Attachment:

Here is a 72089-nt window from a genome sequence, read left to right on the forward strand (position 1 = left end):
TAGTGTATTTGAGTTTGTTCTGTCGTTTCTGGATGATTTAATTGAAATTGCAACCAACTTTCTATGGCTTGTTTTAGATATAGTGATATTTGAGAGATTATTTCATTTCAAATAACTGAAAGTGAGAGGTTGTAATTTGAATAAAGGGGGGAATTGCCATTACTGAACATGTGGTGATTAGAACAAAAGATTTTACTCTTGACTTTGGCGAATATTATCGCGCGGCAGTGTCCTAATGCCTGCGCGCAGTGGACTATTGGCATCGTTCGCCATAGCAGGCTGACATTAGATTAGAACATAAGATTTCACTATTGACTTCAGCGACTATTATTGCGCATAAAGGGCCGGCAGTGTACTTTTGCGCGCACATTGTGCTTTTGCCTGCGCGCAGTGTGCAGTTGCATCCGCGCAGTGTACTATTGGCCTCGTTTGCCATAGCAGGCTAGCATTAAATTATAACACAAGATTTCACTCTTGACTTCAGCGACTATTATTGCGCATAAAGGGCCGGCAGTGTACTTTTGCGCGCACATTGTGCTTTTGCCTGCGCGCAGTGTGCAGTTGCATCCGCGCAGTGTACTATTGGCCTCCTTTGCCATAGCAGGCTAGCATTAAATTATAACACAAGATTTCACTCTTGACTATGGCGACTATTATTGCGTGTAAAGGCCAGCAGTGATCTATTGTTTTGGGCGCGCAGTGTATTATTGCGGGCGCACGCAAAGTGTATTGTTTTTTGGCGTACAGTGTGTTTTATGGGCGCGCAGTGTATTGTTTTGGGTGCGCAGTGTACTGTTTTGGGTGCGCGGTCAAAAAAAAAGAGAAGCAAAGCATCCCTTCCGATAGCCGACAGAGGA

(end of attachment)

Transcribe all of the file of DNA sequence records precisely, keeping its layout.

Here is a 72089-nt window from a genome sequence, read left to right on the forward strand (position 1 = left end):
TAGTGTATTTGAGTTTGTTCTGTCGTTTCTGGATGATTTAATTGAAATTGCAACCAACTTTCTATGGCTTGTTTTAGATATAGTGATATTTGAGAGATTATTTCATTTCAAATAACTGAAAGTGAGAGGTTGTAATTTGAATAAAGGGGGGAATTGCCATTACTGAACATGTGGTGATTAGAACAAAAGATTTTACTCTTGACTTTGGCGAATATTATCGCGCGGCAGTGTCCTAATGCCTGCGCGCAGTGGACTATTGGCATCGTTCGCCATAGCAGGCTGACATTAGATTAGAACATAAGATTTCACTATTGACTTCAGCGACTATTATTGCGCATAAAGGGCCGGCAGTGTACTTTTGCGCGCACATTGTGCTTTTGCCTGCGCGCAGTGTGCAGTTGCATCCGCGCAGTGTACTATTGGCCTCGTTTGCCATAGCAGGCTAGCATTAAATTATAACACAAGATTTCACTCTTGACTTCAGCGACTATTATTGCGCATAAAGGGCCGGCAGTGTACTTTTGCGCGCACATTGTGCTTTTGCCTGCGCGCAGTGTGCAGTTGCATCCGCGCAGTGTACTATTGGCCTCCTTTGCCATAGCAGGCTAGCATTAAATTATAACACAAGATTTCACTCTTGACTATGGCGACTATTATTGCGTGTAAAGGCCAGCAGTGATCTATTGTTTTGGGCGCGCAGTGTATTATTGCGGGCGCACGCAAAGTGTATTGTTTTTTGGCGTACAGTGTGTTTTATGGGCGCGCAGTGTATTGTTTTGGGTGCGCAGTGTACTGTTTTGGGTGCGCGGTCAAAAAAAAAGAGAAGCAAAGCATCCCTTCCGATAGCCGACAGAGGA